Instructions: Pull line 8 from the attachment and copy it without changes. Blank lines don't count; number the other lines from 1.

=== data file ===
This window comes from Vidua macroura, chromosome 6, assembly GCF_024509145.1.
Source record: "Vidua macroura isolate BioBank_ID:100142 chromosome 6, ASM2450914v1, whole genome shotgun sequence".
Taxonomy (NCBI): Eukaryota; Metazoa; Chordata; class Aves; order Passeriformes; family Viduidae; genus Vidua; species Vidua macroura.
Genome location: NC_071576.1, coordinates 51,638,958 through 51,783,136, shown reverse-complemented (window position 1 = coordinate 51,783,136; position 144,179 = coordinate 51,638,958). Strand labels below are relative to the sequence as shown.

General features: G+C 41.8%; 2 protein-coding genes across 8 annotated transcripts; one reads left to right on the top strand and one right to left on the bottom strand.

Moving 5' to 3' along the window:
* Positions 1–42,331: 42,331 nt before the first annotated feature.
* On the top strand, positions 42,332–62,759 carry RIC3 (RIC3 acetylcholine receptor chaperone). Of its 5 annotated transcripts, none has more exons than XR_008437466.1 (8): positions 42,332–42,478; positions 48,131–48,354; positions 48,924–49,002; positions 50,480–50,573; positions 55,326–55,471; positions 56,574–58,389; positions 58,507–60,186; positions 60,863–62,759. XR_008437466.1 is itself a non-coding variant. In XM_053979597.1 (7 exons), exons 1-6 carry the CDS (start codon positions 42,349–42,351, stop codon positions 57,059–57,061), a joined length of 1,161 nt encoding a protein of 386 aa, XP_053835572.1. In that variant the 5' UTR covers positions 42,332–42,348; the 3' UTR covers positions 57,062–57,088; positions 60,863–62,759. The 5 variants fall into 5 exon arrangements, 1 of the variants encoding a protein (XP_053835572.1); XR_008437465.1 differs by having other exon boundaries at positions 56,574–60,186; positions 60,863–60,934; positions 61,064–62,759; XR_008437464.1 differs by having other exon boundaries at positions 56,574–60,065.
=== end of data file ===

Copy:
* On the top strand, positions 42,332–62,759 carry RIC3 (RIC3 acetylcholine receptor chaperone). Of its 5 annotated transcripts, none has more exons than XR_008437466.1 (8): positions 42,332–42,478; positions 48,131–48,354; positions 48,924–49,002; positions 50,480–50,573; positions 55,326–55,471; positions 56,574–58,389; positions 58,507–60,186; positions 60,863–62,759. XR_008437466.1 is itself a non-coding variant. In XM_053979597.1 (7 exons), exons 1-6 carry the CDS (start codon positions 42,349–42,351, stop codon positions 57,059–57,061), a joined length of 1,161 nt encoding a protein of 386 aa, XP_053835572.1. In that variant the 5' UTR covers positions 42,332–42,348; the 3' UTR covers positions 57,062–57,088; positions 60,863–62,759. The 5 variants fall into 5 exon arrangements, 1 of the variants encoding a protein (XP_053835572.1); XR_008437465.1 differs by having other exon boundaries at positions 56,574–60,186; positions 60,863–60,934; positions 61,064–62,759; XR_008437464.1 differs by having other exon boundaries at positions 56,574–60,065.